The plaintive clarinet melody at the end seemed to offer closure, and a degree of hope. Asked afterward if this was meant to portray relief at seeing that the initial phase of the crisis, with its nightmarish plumes of smoke, was over, Fujii’s eyes widened. “Over?” she asked incredulously. “It’s NOT over!” Like the rest of the Japanese intelligentsia, she’s kept a close watch on what reliable information has leaked out about Fukushima – and she’s since relocated to Berlin. The official line about Fukushima is that the disaster is over and the lethal by-products have been more or less contained. The reality is that the containment vessel in reactor three – the most toxic, plutonium-fueled one – continues to leak cooling water and what’s left of the reactor core into the Pacific. The same may be true of the others, but either way, there’s been no definitive answer forthcoming, something that might be expected when a nuclear disaster is privatized.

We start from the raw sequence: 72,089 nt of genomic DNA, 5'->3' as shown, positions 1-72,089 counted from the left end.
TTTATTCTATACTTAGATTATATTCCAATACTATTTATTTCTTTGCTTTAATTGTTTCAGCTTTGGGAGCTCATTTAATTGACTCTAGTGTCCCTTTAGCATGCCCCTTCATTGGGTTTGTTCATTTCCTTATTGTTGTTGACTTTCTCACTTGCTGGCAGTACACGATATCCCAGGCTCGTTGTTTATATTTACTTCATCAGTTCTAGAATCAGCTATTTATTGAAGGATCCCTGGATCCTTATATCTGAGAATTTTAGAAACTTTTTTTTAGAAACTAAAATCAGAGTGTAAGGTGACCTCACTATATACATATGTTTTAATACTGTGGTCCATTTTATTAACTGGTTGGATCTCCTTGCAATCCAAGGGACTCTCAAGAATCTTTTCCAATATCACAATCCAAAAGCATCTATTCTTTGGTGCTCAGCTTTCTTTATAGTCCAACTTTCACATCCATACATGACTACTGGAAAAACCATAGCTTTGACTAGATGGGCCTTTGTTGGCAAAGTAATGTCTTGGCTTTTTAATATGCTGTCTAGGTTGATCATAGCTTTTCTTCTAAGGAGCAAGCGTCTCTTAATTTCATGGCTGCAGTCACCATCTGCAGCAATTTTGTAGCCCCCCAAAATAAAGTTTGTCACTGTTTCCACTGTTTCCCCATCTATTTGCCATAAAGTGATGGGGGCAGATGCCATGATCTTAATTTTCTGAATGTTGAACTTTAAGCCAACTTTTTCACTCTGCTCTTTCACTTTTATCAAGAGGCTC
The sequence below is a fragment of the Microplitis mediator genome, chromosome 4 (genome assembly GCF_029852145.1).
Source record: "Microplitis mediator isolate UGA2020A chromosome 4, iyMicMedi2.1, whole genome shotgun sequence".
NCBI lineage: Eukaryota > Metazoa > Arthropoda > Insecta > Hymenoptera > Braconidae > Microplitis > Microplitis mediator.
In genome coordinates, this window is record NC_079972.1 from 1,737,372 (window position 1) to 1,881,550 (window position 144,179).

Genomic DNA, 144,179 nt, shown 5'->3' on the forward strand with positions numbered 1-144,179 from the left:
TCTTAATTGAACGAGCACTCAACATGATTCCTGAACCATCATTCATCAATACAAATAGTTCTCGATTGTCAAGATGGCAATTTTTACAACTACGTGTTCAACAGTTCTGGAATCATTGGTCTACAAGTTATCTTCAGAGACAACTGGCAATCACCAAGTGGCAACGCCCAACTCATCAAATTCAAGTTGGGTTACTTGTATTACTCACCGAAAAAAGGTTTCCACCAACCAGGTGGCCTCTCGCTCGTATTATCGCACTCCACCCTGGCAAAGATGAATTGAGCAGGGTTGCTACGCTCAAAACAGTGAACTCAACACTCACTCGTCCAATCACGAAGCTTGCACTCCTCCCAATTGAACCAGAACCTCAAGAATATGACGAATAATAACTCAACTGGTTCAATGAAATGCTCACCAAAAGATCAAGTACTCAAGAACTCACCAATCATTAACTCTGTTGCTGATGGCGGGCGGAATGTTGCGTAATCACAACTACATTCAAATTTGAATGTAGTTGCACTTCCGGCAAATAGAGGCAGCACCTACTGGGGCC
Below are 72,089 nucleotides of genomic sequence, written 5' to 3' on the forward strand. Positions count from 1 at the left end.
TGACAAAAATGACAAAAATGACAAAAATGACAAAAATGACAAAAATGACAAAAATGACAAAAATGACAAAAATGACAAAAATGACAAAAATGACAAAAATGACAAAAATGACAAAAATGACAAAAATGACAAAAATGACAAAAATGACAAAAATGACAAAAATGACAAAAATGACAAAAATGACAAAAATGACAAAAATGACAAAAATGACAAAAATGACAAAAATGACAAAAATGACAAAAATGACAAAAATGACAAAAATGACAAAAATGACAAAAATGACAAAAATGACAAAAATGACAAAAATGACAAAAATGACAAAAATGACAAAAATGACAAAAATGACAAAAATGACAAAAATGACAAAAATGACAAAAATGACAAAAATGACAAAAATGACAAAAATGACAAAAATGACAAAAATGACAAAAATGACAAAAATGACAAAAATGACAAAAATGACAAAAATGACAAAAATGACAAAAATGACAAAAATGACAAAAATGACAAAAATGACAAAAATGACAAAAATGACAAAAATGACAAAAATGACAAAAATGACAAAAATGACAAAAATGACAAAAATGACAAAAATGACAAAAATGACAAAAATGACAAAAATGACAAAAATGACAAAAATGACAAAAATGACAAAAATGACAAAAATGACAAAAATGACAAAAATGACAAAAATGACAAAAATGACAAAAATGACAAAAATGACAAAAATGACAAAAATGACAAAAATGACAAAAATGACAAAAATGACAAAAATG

Meanwhile, across the ocean, San Diego County in California is now getting its drinking water supply from desalinated Pacific seawater – which, in turns, goes back into the continental US water table. Suddenly Americans and Japanese alike face an identical, deadly nuclear contamination crisis. Can anybody other than the courageous Satoko Fujii say “global extinction event?”
Isn’t it cool when you see a piece of music that’s so much fun that it wouldn’t be fair to spoil the ending? The world premiere of Michael Gordon‘s Material, a work for percussion quartet performed by Yarn/Wire last night at the Miller Theatre, actually ended pretty much where it started, on an vividly uneasy note. The trick ending about ten minutes before that was the highlight – and is too good to spoil.